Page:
Sugar is enemy number one when it comes to our health and our waistlines. “It causes inflammation and, on a more complex level, is not identified by our normal metabolic processes, causing a cluster of health issues such as insulin resistance and adrenal fatigue,” says Sarah Wilson, author of New York Times bestseller I Quit Sugar.
While most of us can identify, and so avoid, common offenders – forgoing sugar in our morning coffee, for example – we’re still falling foul of hidden sugars in our seemingly well-balanced daily diets. A glass of apple juice, for instance, contains ten to 12 teaspoons of sugar; dried fruits are 70% sugar; and low-fat products (especially dairy) are very often packed with the sweet stuff. “Where there’s no fat,” warns Wilson, “there is usually sugar to make up for the loss of flavor and texture.”
But upping our consumption of fruit in a bid to be ‘healthier’ comes at a price. “If it ends in -ose (fructose, glucose, lactose, maltose), the body can’t tell the difference – it is still sugar,” says Wilson. “The biggest issue is with fructose as it’s the only sugar processed by the liver and then stored as visceral fat. I advise one to two pieces of fruit daily, eaten alone (not as part of a fruit salad), so that you’re pacing the sugar load on your liver, and opt for lower fructose options such as kiwi, grapefruit and berries.”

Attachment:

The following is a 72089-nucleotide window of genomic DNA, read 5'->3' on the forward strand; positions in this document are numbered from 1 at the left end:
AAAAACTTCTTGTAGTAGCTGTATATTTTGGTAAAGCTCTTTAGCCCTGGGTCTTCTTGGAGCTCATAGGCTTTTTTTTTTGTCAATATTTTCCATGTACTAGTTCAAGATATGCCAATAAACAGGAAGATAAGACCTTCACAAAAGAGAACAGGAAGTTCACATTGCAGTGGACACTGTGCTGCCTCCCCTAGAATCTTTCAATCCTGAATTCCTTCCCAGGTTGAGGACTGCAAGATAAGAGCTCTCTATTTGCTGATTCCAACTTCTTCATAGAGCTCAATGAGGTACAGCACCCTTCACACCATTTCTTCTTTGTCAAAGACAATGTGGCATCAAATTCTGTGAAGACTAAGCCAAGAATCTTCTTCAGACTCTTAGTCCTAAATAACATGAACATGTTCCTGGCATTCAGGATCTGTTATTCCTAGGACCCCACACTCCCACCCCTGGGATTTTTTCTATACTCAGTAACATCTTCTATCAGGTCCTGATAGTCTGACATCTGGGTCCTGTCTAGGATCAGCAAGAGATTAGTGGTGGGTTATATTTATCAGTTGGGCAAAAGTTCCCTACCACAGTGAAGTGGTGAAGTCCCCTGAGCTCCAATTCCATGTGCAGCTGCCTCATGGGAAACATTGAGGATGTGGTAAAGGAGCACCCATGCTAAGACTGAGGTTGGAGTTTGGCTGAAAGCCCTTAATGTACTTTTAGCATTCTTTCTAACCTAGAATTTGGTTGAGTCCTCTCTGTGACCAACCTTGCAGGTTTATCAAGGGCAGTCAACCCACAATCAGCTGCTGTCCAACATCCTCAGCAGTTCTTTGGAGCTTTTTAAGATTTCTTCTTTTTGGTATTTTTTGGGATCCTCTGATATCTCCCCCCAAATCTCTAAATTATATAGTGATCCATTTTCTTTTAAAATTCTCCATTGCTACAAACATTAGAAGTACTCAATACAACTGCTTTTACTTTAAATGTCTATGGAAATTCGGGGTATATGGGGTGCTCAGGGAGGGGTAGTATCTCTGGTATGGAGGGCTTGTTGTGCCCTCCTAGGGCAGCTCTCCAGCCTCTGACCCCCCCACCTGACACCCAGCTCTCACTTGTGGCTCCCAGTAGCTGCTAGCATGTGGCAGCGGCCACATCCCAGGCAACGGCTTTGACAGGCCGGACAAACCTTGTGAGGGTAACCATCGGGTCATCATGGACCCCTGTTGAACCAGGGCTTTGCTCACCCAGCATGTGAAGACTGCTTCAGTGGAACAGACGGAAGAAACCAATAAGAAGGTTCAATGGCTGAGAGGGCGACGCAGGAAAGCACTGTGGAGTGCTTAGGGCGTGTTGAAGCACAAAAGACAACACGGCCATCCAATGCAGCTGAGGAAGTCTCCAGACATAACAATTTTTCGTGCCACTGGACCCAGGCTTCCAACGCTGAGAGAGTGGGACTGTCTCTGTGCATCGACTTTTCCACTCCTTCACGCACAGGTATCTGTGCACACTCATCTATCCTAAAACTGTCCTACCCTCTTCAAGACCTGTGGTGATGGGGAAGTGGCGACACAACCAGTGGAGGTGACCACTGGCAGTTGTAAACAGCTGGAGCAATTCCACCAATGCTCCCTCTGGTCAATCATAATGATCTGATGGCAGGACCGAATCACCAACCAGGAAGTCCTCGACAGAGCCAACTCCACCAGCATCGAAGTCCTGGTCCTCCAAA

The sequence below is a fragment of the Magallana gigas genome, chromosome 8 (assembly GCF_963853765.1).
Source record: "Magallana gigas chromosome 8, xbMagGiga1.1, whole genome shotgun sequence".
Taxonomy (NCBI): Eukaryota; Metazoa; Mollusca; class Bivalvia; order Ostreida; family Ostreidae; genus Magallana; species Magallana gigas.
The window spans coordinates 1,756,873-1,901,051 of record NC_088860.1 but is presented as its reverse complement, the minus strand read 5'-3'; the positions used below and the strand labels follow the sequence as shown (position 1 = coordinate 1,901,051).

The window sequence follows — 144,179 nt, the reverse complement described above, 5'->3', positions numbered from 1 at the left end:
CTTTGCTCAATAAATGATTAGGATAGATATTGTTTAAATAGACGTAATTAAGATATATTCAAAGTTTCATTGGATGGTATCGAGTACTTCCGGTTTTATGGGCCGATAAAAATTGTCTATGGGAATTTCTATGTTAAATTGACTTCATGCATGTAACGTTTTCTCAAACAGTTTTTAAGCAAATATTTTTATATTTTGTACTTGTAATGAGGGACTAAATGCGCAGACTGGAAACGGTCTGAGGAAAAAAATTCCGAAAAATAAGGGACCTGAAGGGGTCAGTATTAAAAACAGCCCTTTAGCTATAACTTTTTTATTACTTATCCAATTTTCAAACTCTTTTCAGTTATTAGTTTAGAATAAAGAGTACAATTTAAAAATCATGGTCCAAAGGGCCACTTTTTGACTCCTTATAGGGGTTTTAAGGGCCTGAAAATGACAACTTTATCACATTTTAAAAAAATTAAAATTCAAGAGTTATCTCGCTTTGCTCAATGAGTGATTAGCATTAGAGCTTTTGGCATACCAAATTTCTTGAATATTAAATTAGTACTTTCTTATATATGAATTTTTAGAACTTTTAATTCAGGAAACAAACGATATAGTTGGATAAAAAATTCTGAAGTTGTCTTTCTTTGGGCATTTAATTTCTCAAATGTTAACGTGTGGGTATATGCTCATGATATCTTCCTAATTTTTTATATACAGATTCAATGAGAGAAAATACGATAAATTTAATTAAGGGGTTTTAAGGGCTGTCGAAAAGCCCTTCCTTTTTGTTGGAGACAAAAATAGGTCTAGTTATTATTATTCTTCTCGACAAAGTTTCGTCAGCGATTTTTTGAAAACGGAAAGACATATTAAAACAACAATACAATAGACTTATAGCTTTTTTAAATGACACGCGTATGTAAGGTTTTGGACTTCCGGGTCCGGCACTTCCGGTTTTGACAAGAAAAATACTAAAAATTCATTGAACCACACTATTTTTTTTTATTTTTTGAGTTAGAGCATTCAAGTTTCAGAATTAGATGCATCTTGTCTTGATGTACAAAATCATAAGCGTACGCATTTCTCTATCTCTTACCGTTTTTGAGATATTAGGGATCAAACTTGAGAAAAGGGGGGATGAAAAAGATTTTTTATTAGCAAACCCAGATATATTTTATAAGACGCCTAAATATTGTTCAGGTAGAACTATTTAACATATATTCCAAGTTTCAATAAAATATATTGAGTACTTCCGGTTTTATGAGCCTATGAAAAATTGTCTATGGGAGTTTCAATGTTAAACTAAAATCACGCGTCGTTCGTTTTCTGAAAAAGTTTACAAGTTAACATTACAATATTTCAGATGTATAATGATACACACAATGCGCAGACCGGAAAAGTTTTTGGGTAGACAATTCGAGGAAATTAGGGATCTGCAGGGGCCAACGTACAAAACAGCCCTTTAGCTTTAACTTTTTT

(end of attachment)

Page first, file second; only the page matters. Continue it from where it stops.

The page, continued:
Health foods are notorious for whacking on misleading ‘sugar-free’ labels. Agave-based products are regularly sold as sugar free, but agave contains 70-90% fructose”
Even health food products are not always the sugar-free haven you’d presume. “They’re notorious for whacking on misleading ‘no refined sugar’ or ‘sugar-free’ labels,” says Wilson. “Agave-based products are regularly sold as sugar free, but agave contains 70-90% fructose.” Thankfully, there are healthier sugar alternatives, including rice malt syrup and stevia, a natural sweetener from a mint-like plant, which is 200 times sweeter than sugar in the same concentrations but won’t spike blood sugar levels.
So, how can you navigate sugar at the grocery store? Look at the nutrition information panel per serving and divide the grams or milliliters of sugar by four in order to give you the number of teaspoons of sugar you’re consuming. This shocking visual aid puts things into perspective: for example, if your morning muesli lists 30g of sugar per serving, you’re eating more than seven teaspoons before you’ve left the house. You can also use a tracking app – try FoodSwitch (available in the UK, US and Australia), Change4Life Sugar Smart (UK) or That Sugar App (Australia) – to scan everyday items and calculate how much sugar is in a product. Pretty sweet.